Dr. Michaela Schrage-Früh
English Literature and linguistics, Mainz/Galway

Contact Details

Dr. Michaela Schrage-Früh
National University of Ireland, Galway
German Studies
Arts Millennium Building
Galway, Ireland

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Homepage: https://www.nuigalway.ie

Biographical Note

Michaela Schrage-Früh is lecturer in German at the National University of Ireland, Galway, Ireland and lecturer in English Literature at the Johannes Gutenberg-Universität Mainz, Germany. She holds a doctorate in English Literature from Mainz University. Her recent monograph is Philosophy, Dreaming and the Literary Imagination (Palgrave Macmillan, 2016) and her current book project focuses on the nightmare in English literature and culture from the early modern period to the present.

Imagination and the authorship of dreams in the Victorian dream discourse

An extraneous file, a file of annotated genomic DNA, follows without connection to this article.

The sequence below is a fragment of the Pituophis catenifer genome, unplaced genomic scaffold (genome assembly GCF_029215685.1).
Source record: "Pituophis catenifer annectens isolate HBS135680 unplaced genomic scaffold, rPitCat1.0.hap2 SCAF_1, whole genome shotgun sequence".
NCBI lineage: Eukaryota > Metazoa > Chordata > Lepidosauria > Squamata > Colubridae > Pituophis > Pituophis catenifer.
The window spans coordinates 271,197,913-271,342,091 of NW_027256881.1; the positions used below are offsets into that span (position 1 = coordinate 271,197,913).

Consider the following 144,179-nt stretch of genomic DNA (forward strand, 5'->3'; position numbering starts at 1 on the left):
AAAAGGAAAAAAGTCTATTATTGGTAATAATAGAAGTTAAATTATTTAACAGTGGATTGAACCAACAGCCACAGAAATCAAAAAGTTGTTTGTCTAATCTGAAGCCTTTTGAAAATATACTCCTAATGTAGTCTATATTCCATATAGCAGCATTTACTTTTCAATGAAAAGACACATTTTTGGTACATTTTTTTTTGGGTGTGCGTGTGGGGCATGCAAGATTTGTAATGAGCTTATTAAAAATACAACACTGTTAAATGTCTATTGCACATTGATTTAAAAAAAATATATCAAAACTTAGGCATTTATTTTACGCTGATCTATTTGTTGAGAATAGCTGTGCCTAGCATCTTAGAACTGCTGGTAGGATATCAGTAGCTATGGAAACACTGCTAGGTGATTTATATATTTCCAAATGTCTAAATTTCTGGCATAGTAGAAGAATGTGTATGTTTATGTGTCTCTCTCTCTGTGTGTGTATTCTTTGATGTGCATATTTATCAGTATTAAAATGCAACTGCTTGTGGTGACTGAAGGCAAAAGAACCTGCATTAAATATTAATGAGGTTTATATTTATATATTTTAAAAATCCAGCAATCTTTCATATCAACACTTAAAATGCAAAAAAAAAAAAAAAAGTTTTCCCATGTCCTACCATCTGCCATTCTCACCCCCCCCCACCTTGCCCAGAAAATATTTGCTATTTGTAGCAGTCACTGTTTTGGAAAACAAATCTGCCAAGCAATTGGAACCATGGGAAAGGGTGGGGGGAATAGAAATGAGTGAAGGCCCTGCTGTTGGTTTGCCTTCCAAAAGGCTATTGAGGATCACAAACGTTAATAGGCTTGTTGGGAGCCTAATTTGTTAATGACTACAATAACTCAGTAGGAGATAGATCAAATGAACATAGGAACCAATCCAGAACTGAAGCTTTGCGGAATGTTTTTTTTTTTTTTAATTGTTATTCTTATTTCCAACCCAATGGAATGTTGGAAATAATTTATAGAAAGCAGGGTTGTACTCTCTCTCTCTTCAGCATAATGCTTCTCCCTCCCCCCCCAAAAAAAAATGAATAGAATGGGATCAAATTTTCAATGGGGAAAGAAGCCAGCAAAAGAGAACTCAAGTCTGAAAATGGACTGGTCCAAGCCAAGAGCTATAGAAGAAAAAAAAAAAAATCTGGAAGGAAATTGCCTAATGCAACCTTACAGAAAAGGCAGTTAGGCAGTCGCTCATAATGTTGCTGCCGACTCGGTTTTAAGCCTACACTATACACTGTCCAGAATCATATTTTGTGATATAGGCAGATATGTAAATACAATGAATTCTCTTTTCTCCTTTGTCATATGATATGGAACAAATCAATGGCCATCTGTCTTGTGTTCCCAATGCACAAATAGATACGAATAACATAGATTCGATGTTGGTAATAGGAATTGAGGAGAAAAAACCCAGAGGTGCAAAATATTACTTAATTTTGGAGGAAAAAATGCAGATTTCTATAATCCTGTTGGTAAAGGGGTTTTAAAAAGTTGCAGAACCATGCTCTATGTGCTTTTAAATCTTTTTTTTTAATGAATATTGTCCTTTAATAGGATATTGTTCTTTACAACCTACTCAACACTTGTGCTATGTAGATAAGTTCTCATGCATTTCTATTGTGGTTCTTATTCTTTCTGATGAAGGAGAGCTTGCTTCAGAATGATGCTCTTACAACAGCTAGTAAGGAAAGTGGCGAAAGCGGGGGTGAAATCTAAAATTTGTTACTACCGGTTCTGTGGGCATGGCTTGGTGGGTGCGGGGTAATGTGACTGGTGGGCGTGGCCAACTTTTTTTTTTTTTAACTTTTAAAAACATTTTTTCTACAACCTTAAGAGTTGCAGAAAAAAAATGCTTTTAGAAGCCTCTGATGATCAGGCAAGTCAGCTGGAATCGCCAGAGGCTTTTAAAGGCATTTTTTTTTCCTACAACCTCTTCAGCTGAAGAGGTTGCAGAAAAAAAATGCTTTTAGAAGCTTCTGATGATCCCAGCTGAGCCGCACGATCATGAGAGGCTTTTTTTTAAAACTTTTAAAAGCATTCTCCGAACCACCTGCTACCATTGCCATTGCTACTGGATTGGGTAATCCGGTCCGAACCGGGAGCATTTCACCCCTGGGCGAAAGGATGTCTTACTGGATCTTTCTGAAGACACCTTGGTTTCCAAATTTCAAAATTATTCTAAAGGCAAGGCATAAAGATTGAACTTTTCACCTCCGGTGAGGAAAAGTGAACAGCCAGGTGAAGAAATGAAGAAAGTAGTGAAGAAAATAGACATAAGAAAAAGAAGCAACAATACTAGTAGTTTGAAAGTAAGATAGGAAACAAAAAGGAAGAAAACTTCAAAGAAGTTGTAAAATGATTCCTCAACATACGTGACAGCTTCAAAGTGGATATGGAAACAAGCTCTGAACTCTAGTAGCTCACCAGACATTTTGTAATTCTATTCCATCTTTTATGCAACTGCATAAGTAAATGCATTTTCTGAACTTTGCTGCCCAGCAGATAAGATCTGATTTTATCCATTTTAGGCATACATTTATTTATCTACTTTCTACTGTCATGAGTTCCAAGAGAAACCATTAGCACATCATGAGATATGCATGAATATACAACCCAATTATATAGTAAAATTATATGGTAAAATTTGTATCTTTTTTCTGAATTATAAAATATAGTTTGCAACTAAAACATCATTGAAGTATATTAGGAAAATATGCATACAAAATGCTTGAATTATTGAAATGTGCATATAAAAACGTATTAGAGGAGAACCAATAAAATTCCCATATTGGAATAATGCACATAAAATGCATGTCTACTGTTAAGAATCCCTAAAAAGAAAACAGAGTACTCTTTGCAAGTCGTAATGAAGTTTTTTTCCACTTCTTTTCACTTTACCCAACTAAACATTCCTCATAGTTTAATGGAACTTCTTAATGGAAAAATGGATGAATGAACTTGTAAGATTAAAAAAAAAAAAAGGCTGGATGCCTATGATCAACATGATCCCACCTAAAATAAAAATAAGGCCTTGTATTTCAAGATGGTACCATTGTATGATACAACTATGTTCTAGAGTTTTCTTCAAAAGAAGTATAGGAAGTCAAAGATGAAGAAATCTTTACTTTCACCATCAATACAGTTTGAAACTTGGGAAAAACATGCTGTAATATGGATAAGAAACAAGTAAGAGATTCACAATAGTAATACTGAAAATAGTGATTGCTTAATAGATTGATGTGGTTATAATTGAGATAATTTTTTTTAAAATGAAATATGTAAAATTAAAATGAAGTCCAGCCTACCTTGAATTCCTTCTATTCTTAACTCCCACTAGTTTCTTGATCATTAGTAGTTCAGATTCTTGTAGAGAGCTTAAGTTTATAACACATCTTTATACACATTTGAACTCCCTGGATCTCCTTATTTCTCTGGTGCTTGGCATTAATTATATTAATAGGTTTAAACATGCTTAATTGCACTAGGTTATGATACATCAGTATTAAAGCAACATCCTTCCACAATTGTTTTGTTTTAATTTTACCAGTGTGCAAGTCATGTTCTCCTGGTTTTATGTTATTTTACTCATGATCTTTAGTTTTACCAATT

Victorian psychologists and writers on popular dream science shared the central aim of offering scientific explanations for the imaginative potential of dreams as well as for the puzzle of dream-authorship, i.e. the puzzle why dreams are often like carefully crafted, more or less coherent stories even though they are not consciously created by the dreamer. Naturalistic explanations for this phenomenon competed with and were supposed to be clearly delineated from popular paranormal and mystical concepts of inspiration. My project explores some of the contrasting ideas articulated by authors such as Frances Power Cobbe, James Sully, Frederick Greenwood, and Havelock Ellis all of whom seek to find scientific and rational explanations for the poetic and imaginative manifestation of dreams. While their approaches were clearly demarcated from nineteenth-century occultism, they at the same time pinpointed the shortcomings of purely physiological explanations. Arguably, by viewing dreams as the dreamer's creation, even though they tend to exceed the dreamer's waking imagination as well as to elude conscious control, these authors facilitated new insights into creative and artistic processes as well as into the complexity of the human mind.